|Name, Symbol, Number||Lawrencium, Lr, 103|
|Chemical series||Transition metals|
|Group, Period, Block||3, 7 , d|
|Appearance||unknown; probably metallic,|
silvery white or gray
|Atomic weight||[ 262 ] amu|
|Electron configuration||probably [Rn]55f14 7s2 7p1|
|e- 's per energy level||2, 8, 18, 32, 32, 9, 2|
|State of matter||Presumably a solid|
Lawrencium is a synthetic element in the periodic table that has the symbol Lr and atomic number 103. A short-lived radioactive transuranic rare earth element, lawrencium is synthesized from californium and has no known uses.
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The appearance of this element is unknown, however it is most likely silvery-white or gray and metallic. If sufficient amounts of lawrencium were produced, it would pose a radiation hazard. Very little is known about the chemical properties of this element but some preliminary work on a few atoms has indicated that it behaves similarly to the actinides.
Lawrencium was, and often still is, grouped with the actinide chemical series in the periodic table. However, unlike all other rare earths, element 103 is a d-block element and therefore is increasingly being placed with the other d-block elements in the transition metal chemical series.
Lawrencium was discovered by Albert Ghiorso, Torbjorn Sikkeland, Almon Larsh and Robert M. Latimer on February 14, 1961 at the Berkeley Radiation Laboratory (now called Lawrence Berkeley National Laboratory) on the University of California, Berkeley campus. It was produced by bombarding a 3 milligram target composed of three isotopes of californium with boron-10 and B-11 ions in the Heavy Ion Linear Accelerator (HILAC).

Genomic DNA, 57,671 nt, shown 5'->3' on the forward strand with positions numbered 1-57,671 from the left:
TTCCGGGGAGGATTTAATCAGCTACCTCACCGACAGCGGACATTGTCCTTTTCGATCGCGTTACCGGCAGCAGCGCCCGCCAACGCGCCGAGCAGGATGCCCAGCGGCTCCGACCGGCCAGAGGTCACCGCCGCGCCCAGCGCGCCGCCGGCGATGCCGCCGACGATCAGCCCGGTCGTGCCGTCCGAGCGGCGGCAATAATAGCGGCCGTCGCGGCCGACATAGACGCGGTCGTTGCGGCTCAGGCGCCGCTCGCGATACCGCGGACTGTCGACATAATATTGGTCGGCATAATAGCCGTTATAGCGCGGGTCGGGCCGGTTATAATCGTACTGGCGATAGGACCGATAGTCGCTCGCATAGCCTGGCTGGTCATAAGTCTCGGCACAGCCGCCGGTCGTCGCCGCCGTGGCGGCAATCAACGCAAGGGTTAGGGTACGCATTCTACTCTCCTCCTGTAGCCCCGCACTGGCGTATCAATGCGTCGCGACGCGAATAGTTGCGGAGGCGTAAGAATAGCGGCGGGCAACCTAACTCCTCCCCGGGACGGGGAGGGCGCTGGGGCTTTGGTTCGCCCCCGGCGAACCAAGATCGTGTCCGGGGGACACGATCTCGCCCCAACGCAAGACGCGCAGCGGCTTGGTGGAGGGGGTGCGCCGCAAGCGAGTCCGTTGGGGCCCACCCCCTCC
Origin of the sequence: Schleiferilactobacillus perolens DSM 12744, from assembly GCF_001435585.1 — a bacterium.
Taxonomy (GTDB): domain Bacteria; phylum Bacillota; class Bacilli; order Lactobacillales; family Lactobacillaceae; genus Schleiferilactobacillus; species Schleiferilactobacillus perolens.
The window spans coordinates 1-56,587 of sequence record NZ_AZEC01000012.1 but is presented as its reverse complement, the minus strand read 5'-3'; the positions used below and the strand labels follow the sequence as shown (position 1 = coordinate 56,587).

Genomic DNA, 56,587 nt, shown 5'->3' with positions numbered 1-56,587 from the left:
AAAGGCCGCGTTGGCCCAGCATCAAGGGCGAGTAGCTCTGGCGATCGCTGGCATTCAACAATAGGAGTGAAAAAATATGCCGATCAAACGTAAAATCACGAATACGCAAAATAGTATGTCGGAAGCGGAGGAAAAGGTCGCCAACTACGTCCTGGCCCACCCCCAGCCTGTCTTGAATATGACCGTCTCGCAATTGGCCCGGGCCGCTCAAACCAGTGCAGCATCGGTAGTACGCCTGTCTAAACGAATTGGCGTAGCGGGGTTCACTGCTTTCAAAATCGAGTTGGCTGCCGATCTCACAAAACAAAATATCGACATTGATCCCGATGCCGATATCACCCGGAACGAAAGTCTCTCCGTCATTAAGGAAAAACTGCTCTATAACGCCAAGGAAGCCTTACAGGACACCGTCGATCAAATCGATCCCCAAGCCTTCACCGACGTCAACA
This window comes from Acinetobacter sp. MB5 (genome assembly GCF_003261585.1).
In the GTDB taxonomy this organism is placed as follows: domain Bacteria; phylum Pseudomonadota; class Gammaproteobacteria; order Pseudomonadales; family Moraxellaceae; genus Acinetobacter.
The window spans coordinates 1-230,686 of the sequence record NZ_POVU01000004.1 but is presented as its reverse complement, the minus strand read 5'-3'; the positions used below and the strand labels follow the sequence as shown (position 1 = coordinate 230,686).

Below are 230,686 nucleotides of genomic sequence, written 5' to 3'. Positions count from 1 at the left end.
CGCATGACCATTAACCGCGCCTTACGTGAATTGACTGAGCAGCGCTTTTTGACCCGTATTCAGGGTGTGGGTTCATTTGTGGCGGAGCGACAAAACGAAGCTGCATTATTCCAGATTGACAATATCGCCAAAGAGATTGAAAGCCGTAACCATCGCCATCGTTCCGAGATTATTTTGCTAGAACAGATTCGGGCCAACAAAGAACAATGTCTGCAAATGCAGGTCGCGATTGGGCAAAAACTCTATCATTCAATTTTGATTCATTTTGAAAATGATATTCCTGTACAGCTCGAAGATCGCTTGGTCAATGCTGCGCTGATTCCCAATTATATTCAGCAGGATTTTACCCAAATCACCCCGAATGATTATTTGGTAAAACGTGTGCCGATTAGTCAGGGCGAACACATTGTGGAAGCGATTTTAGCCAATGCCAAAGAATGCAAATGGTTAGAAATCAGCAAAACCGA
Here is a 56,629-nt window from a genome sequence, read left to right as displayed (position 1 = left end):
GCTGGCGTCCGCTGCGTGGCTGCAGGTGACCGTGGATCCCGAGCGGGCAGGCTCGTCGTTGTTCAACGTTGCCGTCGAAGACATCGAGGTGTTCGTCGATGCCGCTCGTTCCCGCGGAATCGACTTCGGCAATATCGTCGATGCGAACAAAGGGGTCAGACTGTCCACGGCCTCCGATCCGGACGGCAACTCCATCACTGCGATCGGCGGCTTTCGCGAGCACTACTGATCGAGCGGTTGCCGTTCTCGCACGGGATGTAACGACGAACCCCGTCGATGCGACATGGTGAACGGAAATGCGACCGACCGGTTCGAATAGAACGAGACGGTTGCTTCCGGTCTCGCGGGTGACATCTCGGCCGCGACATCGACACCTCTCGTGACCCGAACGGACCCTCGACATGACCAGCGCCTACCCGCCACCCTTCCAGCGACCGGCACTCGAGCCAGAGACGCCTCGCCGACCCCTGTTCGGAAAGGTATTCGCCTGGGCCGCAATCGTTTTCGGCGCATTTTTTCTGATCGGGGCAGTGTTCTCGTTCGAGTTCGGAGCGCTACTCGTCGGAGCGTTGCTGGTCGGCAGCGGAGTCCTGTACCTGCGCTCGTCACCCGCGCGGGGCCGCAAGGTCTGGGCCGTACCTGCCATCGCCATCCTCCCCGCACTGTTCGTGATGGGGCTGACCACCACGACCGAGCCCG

The transmutation nuclei became electrically charged, recoiled with a helium atmosphere and were collected on a thin copper conveyor tape. This tape was then moved in order to place the collected atoms in front of a series of solid-state detectors. The Berkeley team reported that the isotope 103-257 was detected in this manor and decayed by emitting an 8.6 MeV alpha particle with a half-life of 4.2 seconds.
In 1967, researchers in Dubna, Russia reported that they were not able to confirm an alpha emitter with a half-life of 4.2 seconds as 103-257. This assignment has since been changed to Lr-258 or Lr-259. Eleven isotopes of element 103 have been synthesized with Lr-262 being the longest lived with a half-life of 216 minutes (it decays into nobelium-256). The isotopes of lawrencium decay via alpha emission, spontaneous fission and electron capture (in order or most to least common types).
The origin of the name, preferred by the American Chemical Society, is in reference to Ernest Lawrence, inventor of the cyclotron. The symbol Lw was originally used but in 1963 it was changed to Lr. In August 1997 the International Union of Pure and Applied Chemistry (IUPAC) ratified the name lawrencium and symbol Lr during a meeting in Geneva.